Long term prospects look bright.
According to Colliers International’s Melbourne Residential Communities Research and Forecast report, a further 600,000 homes will need to be built in Melbourne in the coming 20 years to meet demand, given that the city’s population is expected to hit 5 million by 2030.
About half of these will need to be built in the city’s growth centres. But there are real problems associated with this.
Colliers research analyst Margaret Bowden said that a combined total of about 14,200 houses a year would need to be built in the growth areas of Hume, Casey, Cardinia, Melton, Whittlesea and Wyndham.
Colliers expects demand to increase in outer-ring areas where infrastructure is improving, such as around the south Morang rail line extension in the city’s north and around new train stations in the south-east.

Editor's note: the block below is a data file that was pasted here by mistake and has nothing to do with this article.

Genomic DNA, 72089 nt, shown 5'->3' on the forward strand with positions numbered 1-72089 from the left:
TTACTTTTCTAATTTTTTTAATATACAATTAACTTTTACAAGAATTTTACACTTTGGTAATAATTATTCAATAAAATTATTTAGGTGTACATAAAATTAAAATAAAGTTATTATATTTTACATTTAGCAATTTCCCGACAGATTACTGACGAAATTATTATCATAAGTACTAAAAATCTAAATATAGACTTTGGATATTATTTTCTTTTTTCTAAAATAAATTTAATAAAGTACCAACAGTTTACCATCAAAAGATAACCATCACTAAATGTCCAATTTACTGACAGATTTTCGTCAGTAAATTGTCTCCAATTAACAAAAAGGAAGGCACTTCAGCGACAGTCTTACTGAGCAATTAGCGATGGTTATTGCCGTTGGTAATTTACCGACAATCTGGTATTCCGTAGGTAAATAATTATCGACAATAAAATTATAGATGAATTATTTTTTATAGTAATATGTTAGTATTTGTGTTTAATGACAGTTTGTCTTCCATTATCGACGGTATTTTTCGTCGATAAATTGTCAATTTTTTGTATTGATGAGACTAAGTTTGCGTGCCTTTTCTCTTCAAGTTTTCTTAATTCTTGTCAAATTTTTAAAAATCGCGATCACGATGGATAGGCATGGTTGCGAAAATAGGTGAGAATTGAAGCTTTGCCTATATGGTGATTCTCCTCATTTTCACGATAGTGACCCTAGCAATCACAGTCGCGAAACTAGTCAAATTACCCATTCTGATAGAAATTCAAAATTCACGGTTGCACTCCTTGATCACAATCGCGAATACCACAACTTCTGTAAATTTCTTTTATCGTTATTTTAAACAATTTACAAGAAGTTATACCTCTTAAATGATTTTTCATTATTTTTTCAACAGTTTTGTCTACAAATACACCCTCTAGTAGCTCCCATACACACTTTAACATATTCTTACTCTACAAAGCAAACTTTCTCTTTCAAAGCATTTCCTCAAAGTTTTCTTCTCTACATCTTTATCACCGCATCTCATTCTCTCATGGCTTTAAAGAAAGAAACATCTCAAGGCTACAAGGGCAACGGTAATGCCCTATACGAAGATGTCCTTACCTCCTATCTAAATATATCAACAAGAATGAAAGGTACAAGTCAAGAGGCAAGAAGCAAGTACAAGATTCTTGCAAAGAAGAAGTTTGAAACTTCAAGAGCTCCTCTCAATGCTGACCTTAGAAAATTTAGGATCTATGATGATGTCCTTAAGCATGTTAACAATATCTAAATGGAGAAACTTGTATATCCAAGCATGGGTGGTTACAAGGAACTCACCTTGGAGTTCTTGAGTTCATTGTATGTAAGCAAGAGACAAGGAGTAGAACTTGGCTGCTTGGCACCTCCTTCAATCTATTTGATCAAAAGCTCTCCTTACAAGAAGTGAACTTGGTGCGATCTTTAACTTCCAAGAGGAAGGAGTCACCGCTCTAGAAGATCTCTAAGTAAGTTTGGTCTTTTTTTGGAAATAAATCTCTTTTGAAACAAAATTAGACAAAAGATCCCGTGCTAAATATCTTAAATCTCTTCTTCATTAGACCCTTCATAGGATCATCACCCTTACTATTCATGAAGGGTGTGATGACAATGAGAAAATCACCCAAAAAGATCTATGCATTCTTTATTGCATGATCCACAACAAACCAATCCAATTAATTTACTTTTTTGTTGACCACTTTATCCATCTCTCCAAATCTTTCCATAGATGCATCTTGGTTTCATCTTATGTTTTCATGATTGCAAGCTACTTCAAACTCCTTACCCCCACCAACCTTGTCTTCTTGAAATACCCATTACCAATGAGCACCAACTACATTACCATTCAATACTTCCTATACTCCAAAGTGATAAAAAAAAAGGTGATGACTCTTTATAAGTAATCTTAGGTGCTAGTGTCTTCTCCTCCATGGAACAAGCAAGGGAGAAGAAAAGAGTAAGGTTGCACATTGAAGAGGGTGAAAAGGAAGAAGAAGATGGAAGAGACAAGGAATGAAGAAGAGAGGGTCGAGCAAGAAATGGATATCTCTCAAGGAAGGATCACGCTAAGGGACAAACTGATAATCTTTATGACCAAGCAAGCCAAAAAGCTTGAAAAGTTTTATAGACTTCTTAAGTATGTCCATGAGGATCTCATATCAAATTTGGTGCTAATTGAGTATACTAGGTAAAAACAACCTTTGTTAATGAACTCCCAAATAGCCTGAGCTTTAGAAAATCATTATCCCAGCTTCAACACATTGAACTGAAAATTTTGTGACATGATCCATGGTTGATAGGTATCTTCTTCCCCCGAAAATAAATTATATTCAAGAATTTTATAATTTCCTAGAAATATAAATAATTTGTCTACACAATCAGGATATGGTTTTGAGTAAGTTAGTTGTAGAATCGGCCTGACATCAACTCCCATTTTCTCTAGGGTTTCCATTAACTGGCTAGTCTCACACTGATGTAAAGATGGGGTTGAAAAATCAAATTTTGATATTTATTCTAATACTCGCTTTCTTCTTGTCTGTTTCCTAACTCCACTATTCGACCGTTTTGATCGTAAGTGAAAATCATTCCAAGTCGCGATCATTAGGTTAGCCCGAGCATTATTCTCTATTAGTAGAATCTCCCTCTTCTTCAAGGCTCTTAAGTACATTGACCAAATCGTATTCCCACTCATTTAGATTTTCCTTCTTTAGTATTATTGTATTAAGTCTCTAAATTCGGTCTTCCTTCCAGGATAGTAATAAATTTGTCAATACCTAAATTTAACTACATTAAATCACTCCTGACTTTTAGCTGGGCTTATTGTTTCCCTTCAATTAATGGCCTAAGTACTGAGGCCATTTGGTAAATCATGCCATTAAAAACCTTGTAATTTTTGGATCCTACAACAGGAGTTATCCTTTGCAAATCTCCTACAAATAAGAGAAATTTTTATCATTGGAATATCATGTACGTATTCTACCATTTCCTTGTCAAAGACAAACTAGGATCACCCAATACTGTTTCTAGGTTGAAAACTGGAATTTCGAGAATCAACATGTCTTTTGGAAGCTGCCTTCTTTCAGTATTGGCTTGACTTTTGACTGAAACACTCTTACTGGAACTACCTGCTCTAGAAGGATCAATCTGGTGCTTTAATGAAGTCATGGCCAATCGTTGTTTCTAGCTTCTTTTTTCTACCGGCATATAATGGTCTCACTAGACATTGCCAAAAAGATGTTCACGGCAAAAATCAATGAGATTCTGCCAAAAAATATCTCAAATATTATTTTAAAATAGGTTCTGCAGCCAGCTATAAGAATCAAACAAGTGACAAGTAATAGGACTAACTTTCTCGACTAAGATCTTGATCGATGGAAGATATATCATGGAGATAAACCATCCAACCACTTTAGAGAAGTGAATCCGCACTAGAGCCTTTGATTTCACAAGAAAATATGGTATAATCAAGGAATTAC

But affordable housing in the outer suburbs comes at a cost
There is overwhelming evidence that we are planning and building new suburbs in Victoria that are bad for people’s health: they make residents more isolated, more harried, increasingly unwell and much, much fatter.
Recently a report to the Victorian government warned that the new outer suburbs of Melbourne will be the slums of the future and the cause of increased health problems.
Experts say Victoria is facing an epidemic in chronic diseases such as diabetes, obesity and heart disease and there is a large and growing body of evidence – both in Australia and internationally – that poor urban design is partly to blame.
In many new estates on Melbourne’s fringes there is a paucity of public transport, parks and open space. Schools and services are too far to walk to, large houses have swallowed backyards, commuters sit for long periods in traffic and fast food is often the only offering at the local convenience store.
Obviously people are moving to the outer suburbs because housing is cheaper – many have no choice.
This just highlights some of the social problems we’ll experience as our city grows and urban planners are going to take these matters seriously as the plan for our future.